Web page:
6. Personalize Your Query. Or Don’t: It’s always better to personalize your query, if you can. Find an interview or blog post where the agent said something that applies to your writing (I read on x’s blog interview that you are looking for MG Fantasies featuring were-gerbils), or comment on one of their clients (I really enjoy y author’s books), or stalk the hashtag #MSWL (manuscript wish list) – just make sure it’s a recent post, not one from three years ago. But if you can’t find something meaningful to say, it’s okay to say nothing. In fact, I think it’s preferable to have no personalization, than to say something generic like “According to your website, you represent MG, and I write MG.” Yes, I sent out un-personalized queries, and yes, I got requests for them. However, if the reason you can’t find a way to personalize it is because the agent doesn’t seem to like the kind of books you write, then maybe that agent isn’t the best one to represent your book.
7. Get the Little Details Right: I’m not just talking about spelling the agent’s name right (or knowing that they’re a Mx. not a Ms.). I’m talking about all the little formatting details too. For instance, a snail mail query is formatted like a business letter, with all your (and their) contact info, plus the date, at the top of the page. But in an email query the agent would have to scroll through all of that before they got to any of the good stuff, so your contact info goes under your name/e-signature, including any links to blogs, websites, etc. (If you read the Query Shark at all, you’ll already know this.) Both snail and e-queries should be single-spaced with a full return between paragraphs (like the formatting of this blog), but writing samples should be double-spaced. And while we’re at it, remember this is a business letter, so sign off appropriately. A “Thank you for your time and consideration.” followed by “Sincerely,” is the safest way to go.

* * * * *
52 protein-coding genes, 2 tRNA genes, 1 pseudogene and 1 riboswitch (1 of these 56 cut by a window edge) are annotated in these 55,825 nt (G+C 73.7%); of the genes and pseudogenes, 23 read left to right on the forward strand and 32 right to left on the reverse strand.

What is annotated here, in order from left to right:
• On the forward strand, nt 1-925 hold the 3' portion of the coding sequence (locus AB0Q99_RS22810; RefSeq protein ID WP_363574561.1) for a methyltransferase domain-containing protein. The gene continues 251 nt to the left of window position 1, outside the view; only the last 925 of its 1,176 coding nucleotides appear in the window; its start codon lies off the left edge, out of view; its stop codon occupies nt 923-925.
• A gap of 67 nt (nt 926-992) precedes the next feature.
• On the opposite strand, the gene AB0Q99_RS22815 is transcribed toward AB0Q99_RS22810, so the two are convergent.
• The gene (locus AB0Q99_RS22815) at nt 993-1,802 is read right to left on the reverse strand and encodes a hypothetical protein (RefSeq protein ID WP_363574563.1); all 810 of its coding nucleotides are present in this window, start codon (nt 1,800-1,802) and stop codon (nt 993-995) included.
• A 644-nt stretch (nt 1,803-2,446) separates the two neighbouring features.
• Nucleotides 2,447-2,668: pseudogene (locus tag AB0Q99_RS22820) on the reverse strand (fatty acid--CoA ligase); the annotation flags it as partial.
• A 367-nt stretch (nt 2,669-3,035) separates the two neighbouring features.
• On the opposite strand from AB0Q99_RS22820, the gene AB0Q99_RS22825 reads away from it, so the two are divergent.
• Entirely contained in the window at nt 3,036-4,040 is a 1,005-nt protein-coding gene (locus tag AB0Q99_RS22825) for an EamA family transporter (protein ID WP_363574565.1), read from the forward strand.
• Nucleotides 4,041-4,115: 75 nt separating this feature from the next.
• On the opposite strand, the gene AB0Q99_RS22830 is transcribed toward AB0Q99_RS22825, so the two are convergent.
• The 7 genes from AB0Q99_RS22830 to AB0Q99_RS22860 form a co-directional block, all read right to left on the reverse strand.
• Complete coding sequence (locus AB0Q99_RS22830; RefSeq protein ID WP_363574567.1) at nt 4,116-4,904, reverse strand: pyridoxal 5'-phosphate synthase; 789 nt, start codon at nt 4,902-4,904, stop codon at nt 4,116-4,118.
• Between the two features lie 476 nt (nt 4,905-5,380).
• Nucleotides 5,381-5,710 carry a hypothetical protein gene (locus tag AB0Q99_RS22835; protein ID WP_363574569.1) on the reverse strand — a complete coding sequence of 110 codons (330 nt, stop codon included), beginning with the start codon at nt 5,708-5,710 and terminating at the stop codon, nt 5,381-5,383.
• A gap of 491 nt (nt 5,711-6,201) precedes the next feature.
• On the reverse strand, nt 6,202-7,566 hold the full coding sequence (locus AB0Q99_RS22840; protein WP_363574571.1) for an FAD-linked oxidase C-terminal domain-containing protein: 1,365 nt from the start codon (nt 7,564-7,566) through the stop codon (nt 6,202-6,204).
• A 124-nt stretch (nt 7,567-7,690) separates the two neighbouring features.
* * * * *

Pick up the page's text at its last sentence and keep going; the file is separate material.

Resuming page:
8. Act Professional: A query letter is like a resume for your book. You want it to look as professional as possible. That means proofread, proofread, proofread! Typos in a query letter are like having spinach in your teeth at a job interview – they won’t necessarily stop you from getting the job, but they’re darn distracting and may make the agent question your professionalism. While you’re at it, make sure you’re sending those e-queries from a professional-sounding email address. Sexygerbilgrrl67@hotmail.com is fine for you and your friends, but not for querying your children’s book. Open up an email account that has your name in it, and use it for all writerly correspondence.